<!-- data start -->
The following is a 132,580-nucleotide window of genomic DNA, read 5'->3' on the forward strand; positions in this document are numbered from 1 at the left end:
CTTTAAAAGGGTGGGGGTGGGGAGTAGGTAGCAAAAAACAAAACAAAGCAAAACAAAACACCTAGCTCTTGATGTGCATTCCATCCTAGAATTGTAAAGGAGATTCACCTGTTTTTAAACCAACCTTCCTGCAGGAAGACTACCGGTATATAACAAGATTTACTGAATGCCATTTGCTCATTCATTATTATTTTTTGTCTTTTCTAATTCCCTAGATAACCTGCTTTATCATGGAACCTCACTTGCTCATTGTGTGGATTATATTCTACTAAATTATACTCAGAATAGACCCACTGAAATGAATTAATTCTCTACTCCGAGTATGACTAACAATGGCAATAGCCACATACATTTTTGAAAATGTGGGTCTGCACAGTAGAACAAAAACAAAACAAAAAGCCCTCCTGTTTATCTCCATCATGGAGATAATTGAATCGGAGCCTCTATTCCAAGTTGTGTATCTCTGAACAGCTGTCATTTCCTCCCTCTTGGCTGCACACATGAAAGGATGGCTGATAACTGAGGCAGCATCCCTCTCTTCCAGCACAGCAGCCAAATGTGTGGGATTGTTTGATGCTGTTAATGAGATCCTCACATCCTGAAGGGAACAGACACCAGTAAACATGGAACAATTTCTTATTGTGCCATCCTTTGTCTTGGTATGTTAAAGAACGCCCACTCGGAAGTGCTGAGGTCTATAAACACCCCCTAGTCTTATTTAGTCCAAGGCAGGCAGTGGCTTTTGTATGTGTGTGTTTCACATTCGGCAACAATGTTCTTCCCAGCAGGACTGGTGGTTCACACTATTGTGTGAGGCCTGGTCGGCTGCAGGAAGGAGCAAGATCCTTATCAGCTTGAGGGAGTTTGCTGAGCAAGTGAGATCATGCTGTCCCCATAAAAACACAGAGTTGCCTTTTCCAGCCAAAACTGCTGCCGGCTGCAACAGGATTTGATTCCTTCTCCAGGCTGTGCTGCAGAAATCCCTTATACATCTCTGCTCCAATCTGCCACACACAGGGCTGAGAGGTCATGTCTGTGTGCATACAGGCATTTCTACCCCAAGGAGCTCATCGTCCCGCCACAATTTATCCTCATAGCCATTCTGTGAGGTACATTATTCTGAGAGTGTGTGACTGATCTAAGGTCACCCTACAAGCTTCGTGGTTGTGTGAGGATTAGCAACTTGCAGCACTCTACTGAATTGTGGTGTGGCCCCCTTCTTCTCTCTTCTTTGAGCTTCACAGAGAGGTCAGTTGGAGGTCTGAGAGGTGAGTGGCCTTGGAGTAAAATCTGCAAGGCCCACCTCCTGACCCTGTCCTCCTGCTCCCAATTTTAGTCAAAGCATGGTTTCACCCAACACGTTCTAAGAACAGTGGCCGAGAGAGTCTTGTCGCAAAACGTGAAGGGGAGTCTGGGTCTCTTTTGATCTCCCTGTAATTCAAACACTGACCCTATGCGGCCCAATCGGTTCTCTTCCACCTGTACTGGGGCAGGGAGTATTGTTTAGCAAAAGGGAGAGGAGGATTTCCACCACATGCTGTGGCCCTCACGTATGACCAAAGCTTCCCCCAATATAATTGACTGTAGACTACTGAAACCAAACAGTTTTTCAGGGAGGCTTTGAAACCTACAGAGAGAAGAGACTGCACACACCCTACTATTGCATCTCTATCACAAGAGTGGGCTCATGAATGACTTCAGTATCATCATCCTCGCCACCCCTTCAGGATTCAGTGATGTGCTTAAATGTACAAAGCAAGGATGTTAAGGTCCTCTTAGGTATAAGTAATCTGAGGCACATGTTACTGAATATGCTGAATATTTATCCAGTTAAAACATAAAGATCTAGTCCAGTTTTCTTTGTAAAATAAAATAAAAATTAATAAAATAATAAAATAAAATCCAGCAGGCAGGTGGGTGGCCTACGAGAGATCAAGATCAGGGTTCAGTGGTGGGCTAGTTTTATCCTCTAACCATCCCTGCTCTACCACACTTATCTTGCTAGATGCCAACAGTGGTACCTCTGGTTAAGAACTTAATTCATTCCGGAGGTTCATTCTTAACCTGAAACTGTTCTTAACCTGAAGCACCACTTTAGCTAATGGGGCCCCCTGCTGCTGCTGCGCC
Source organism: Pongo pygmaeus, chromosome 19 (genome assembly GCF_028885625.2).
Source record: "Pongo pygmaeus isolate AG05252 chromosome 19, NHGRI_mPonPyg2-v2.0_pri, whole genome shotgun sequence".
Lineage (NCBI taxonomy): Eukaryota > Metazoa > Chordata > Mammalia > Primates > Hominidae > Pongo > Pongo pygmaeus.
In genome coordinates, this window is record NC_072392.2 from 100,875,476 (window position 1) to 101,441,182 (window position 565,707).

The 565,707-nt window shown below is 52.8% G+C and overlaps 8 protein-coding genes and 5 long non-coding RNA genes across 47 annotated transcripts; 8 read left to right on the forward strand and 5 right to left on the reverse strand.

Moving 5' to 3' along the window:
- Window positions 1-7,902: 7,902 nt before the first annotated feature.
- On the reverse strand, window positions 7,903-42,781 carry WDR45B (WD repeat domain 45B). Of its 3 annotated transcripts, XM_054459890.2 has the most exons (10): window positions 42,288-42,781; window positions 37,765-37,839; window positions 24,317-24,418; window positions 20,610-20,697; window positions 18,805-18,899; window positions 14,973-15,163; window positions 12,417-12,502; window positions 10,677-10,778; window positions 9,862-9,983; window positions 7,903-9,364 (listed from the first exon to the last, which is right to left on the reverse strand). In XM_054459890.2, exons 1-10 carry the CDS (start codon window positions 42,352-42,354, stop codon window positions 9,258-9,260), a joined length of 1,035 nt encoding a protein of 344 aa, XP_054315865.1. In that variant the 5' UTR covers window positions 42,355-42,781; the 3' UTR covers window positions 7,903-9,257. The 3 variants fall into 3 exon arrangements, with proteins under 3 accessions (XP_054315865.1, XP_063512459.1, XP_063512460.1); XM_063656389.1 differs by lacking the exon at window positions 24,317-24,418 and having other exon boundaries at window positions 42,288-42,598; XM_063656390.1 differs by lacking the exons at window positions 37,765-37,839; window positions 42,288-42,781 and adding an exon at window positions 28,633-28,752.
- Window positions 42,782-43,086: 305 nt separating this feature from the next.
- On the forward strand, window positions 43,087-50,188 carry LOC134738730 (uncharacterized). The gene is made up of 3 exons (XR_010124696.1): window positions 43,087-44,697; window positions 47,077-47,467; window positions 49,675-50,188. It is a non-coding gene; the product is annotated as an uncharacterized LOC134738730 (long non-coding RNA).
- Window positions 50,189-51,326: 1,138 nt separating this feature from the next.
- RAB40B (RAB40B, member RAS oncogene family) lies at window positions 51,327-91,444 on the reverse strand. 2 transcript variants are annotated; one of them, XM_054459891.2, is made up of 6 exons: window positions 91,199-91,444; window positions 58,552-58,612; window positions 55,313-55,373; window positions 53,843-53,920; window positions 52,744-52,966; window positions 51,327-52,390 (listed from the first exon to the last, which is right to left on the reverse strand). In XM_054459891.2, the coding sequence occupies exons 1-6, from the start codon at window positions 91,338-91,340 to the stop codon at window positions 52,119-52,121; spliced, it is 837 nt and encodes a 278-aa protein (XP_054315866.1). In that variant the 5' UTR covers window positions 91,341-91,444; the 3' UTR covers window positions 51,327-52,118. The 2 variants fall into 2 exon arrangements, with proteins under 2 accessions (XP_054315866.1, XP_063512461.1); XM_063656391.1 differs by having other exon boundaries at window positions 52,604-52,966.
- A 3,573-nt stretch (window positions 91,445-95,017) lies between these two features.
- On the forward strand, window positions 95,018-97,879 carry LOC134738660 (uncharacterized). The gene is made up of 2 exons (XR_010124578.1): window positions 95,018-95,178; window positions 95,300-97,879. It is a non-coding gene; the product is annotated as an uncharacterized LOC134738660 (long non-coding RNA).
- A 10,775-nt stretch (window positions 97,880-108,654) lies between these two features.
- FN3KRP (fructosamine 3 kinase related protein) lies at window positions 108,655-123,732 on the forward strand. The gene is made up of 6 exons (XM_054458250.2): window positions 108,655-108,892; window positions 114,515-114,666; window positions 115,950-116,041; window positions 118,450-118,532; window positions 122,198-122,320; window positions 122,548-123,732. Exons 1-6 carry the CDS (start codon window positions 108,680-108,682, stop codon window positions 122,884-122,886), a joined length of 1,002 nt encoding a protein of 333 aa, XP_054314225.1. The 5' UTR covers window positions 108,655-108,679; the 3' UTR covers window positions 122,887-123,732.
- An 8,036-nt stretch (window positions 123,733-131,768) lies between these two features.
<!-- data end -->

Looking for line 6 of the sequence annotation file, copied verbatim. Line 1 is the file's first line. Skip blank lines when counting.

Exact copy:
In genome coordinates, this window is record NC_072392.2 from 100,875,476 (window position 1) to 101,441,182 (window position 565,707).